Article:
Last year the three credit reporting agencies (Experian, TransUnion and Equifax) announced that they will no longer report IRS tax liens on people’s credit reports. See https://www.experian.com/blogs/ask-experian/tax-liens-are-no-longer-a-part-of-credit-reports/.
Prior to this, you had to wait seven years after you paid the tax liabilities the IRS lien covered to remove it from your credit report. The wait was ten years for the lien to be taken off your report if the lien was unpaid. Or, if you had a direct debit installment agreement and paid the amount owed down to $25,000, you could ask the IRS to withdraw the lien and then ask that it be removed from your credit report.
The impetus for this change originated with litigation between the three credit bureaus and the New York Attorney General. The litigation involved problems with the accuracy of the credit bureaus’ data about consumers, the difficulties of getting errors on credit reports fixed, and the treatment of medical debts. In 2015, they reached a settlement agreement and launched the National Consumer Assistance Plan (NCAP). The agreement provided steps for the credit bureaus to inform consumers that they can get their credit report for free at least once a year through the website www.annualcreditreport.com. It also established a six-month waiting period before medical debts could be reported to allow time for an insurance company to pay the debt or time to resolve disputes with insurance companies.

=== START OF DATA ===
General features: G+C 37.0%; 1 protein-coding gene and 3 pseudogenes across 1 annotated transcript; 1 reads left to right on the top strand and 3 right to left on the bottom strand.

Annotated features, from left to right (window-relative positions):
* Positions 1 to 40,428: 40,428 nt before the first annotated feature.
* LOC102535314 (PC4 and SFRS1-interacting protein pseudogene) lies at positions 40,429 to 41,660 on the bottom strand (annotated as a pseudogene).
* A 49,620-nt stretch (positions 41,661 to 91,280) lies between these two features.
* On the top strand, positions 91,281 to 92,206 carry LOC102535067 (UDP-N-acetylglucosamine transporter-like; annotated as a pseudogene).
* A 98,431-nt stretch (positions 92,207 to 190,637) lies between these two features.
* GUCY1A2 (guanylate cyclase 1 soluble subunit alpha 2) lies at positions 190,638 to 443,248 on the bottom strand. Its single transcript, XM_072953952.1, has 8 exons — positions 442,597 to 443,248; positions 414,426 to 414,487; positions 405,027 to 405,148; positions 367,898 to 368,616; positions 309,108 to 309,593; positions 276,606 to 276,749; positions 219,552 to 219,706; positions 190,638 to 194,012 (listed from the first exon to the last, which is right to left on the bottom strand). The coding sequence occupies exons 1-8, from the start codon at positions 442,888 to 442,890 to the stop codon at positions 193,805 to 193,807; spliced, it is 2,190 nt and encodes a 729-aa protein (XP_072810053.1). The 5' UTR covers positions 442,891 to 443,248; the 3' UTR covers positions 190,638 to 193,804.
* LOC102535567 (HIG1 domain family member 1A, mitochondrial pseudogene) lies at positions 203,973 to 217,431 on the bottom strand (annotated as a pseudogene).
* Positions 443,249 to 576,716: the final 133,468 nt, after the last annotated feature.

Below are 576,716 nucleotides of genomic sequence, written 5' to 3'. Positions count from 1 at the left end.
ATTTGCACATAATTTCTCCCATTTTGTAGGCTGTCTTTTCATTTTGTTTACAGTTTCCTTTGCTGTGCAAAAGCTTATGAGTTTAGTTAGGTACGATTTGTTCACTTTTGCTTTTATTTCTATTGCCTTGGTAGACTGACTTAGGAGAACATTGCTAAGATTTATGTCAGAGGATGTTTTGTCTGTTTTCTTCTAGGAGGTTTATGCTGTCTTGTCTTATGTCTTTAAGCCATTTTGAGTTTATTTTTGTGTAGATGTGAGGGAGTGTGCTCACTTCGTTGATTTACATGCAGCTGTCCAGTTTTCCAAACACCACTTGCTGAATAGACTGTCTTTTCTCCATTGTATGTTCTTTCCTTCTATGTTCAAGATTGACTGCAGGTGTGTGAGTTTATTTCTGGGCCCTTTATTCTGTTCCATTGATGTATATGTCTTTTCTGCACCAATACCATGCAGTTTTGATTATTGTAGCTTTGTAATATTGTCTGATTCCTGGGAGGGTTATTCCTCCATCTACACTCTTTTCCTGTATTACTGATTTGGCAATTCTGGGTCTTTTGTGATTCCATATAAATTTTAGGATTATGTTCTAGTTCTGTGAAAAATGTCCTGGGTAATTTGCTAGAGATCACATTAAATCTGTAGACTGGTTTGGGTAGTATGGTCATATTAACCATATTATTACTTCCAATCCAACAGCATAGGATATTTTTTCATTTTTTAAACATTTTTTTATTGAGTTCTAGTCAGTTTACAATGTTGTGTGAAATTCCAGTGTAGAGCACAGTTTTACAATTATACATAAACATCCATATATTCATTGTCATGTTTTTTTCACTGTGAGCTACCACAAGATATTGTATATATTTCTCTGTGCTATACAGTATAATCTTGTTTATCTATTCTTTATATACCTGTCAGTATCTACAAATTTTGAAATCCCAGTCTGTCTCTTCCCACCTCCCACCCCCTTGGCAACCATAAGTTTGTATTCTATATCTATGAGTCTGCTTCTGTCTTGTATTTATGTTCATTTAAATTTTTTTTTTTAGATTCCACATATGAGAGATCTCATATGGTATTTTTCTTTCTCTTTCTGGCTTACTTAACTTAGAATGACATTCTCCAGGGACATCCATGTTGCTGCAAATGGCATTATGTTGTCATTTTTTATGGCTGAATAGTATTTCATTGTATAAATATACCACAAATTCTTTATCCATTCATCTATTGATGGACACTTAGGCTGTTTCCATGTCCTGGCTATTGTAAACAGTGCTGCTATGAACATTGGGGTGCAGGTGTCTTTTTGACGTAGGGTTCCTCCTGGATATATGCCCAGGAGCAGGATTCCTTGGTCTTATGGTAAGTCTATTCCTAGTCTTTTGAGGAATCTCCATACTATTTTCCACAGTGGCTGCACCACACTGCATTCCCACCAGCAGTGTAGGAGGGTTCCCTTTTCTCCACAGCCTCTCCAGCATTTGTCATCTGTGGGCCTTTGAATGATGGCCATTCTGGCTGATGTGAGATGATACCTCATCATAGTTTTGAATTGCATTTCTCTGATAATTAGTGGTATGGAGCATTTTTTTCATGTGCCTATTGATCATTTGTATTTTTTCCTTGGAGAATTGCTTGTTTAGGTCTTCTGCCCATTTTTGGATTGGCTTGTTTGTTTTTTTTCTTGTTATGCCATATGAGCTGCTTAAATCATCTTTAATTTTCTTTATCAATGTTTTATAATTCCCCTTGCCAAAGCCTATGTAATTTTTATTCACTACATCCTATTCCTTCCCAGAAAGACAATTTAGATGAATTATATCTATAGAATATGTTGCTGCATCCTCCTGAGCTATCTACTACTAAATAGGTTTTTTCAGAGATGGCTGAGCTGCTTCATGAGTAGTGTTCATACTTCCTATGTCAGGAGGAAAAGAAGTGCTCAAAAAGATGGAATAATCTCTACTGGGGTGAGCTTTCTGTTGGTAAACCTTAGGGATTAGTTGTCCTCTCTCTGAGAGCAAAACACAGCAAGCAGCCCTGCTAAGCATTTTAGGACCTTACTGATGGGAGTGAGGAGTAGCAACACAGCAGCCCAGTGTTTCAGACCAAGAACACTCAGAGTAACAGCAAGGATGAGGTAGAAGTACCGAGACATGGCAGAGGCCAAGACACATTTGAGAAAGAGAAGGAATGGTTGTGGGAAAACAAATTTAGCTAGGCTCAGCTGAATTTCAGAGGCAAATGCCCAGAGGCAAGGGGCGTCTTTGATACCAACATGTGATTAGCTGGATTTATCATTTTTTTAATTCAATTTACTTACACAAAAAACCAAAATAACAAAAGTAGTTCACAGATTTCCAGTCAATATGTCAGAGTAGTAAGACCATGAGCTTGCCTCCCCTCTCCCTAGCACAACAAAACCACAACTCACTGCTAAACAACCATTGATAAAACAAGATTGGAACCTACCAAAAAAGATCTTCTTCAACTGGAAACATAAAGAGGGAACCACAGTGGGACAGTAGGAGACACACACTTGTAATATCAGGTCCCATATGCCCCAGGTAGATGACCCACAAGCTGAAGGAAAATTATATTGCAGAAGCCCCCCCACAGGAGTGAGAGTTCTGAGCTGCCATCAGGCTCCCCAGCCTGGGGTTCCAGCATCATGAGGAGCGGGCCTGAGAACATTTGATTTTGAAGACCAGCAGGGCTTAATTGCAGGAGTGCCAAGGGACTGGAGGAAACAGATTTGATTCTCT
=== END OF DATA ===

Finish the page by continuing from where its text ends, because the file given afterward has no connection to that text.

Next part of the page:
The NCAP also took steps to improve the accuracy of the reporting. Prior to this, judgments and liens could be linked to the wrong person who may have shared a similar name as the debtor. To prevent this, the NCAP requires public record data to include your name, address, and either your Social Security number or date of birth. When they reached this agreement, the bureaus estimated that over 95 percent of civil judgment records and over half of tax lien records did not meet the enhanced data requirements. So, they quickly decided to eliminate all civil judgments from credit reports. After removing many IRS liens, in March of 2018 the credit bureaus decided to remove all remaining IRS federal tax liens from credit reports. By April 2018 all tax liens had been removed from the bureaus’ credit reports.
However, Notices of Federal Tax Liens are still filed with the county clerk for the county in which the debtor owns real property and/or with the Office of the Secretary of State and are public record. So, it is possible for lenders to find out about IRS liens, and they can affect whether you are able to get a loan or purchase supplies on credit. Therefore, it is still advantageous to avoid them or to have them released or withdrawn when you are able.
If a Notice of Federal Tax Lien has been filed against you and you would like more information about how it can be released or withdrawn, contact our office today. We are here to help.
Robert V. Boeshaar Attorney at Law, LL.M.,PLLC
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